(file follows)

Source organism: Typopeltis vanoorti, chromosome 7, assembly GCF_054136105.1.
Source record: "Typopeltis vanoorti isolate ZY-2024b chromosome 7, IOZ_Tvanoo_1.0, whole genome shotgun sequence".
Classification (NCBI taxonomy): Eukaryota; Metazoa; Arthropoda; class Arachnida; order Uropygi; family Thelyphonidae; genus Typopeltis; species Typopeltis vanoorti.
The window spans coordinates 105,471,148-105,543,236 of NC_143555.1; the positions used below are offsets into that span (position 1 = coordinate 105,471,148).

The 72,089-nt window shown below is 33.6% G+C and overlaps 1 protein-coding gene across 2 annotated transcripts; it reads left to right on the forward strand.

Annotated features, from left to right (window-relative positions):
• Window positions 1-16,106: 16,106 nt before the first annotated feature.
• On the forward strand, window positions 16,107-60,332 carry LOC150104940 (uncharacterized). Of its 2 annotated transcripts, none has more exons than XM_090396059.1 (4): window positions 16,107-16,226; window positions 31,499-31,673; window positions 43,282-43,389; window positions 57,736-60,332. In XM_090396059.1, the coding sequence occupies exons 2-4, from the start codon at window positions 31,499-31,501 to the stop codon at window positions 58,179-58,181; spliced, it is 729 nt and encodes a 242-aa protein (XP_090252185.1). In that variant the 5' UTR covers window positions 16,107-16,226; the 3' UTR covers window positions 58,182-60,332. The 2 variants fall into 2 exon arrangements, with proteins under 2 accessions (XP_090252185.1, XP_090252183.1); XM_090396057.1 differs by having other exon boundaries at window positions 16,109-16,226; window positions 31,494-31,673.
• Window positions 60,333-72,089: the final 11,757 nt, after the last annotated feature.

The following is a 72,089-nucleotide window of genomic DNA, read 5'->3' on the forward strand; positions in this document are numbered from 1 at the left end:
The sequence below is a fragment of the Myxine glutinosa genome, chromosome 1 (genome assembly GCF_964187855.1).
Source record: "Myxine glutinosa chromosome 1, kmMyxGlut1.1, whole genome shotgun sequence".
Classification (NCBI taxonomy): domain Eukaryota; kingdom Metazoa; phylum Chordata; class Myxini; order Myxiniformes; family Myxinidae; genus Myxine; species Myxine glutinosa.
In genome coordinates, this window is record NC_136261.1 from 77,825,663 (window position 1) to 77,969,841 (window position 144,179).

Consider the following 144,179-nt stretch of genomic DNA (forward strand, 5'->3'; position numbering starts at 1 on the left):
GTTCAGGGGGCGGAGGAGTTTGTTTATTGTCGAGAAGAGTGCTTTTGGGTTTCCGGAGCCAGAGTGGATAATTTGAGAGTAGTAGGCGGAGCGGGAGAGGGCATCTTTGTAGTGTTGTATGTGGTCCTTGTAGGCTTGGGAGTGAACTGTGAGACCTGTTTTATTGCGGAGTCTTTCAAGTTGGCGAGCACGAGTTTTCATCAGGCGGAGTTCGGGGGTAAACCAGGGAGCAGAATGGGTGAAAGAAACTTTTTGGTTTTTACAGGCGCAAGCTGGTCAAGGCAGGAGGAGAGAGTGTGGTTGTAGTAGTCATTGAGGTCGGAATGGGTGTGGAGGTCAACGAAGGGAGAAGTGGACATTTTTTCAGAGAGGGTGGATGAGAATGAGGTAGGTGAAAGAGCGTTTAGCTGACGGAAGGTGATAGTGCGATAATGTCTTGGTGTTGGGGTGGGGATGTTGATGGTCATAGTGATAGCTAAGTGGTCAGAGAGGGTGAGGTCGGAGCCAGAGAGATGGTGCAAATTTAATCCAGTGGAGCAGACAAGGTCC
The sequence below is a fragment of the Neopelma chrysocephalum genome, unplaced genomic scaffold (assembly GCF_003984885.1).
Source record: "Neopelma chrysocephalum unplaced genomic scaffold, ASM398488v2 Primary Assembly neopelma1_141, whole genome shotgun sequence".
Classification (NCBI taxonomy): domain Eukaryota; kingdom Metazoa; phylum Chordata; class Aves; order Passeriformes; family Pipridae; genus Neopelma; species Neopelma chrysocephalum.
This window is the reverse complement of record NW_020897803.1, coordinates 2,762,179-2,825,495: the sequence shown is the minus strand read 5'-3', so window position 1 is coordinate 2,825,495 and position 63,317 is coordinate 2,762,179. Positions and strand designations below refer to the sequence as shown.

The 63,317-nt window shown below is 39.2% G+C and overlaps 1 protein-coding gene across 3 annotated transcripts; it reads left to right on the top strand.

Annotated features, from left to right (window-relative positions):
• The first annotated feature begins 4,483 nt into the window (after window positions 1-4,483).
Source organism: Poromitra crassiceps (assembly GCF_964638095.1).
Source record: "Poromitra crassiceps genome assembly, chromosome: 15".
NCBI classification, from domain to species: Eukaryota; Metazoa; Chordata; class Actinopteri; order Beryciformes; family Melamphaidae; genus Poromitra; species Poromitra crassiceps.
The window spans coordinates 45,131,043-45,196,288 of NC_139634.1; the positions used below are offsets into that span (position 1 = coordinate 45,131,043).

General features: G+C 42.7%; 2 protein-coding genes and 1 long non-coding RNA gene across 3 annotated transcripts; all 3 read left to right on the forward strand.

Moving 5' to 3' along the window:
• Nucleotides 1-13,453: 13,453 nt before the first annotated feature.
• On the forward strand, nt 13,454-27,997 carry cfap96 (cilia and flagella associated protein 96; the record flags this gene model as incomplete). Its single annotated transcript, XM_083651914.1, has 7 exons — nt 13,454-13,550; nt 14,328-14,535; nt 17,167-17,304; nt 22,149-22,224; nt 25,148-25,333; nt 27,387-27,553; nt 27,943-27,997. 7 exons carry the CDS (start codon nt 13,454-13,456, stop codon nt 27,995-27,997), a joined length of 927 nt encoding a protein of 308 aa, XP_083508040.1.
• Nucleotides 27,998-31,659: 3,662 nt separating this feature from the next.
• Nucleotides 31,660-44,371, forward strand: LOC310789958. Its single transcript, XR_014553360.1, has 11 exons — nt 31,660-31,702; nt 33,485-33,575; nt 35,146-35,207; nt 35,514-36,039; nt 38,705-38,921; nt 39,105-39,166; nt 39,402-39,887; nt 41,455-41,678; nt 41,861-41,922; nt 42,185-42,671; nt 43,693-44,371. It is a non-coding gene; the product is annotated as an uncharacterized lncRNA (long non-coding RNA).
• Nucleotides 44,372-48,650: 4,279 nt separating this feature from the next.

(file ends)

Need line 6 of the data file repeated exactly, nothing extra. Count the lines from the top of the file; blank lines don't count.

Annotated features, from left to right (window-relative positions):